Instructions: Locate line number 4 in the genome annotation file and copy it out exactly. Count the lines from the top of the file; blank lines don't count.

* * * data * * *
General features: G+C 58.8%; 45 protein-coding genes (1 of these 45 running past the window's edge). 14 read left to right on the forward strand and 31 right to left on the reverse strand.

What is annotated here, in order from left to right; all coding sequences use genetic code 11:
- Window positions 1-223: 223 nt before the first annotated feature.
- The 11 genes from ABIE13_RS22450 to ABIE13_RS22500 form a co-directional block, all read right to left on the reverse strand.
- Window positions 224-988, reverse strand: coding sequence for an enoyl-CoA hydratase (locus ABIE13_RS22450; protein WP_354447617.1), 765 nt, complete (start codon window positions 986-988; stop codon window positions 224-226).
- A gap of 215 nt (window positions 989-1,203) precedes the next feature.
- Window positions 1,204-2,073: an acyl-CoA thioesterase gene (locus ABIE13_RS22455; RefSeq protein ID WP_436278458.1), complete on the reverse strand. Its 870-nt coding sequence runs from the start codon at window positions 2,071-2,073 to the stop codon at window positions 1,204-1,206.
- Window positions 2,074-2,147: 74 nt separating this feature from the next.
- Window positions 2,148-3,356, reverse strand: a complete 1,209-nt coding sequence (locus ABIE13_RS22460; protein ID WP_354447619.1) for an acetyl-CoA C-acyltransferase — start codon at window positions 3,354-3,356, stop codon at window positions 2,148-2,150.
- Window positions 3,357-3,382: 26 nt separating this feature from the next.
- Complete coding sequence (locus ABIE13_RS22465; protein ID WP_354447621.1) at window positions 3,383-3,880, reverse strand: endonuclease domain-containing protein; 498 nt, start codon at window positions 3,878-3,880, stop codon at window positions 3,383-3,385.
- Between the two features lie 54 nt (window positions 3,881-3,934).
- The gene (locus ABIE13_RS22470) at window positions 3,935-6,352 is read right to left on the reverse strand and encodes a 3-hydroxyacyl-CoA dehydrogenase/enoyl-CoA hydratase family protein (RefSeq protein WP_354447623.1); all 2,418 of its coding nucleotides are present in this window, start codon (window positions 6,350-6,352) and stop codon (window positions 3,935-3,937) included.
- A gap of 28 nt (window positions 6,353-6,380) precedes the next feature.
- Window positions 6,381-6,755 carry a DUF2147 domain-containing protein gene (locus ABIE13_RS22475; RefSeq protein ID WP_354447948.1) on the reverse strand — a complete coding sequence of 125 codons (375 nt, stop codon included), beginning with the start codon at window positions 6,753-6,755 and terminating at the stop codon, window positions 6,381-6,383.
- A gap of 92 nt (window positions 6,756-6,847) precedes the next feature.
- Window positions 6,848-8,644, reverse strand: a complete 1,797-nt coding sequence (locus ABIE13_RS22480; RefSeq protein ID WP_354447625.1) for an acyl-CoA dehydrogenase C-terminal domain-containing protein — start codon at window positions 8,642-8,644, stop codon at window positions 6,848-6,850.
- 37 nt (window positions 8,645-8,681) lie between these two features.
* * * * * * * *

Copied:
- The 11 genes from ABIE13_RS22450 to ABIE13_RS22500 form a co-directional block, all read right to left on the reverse strand.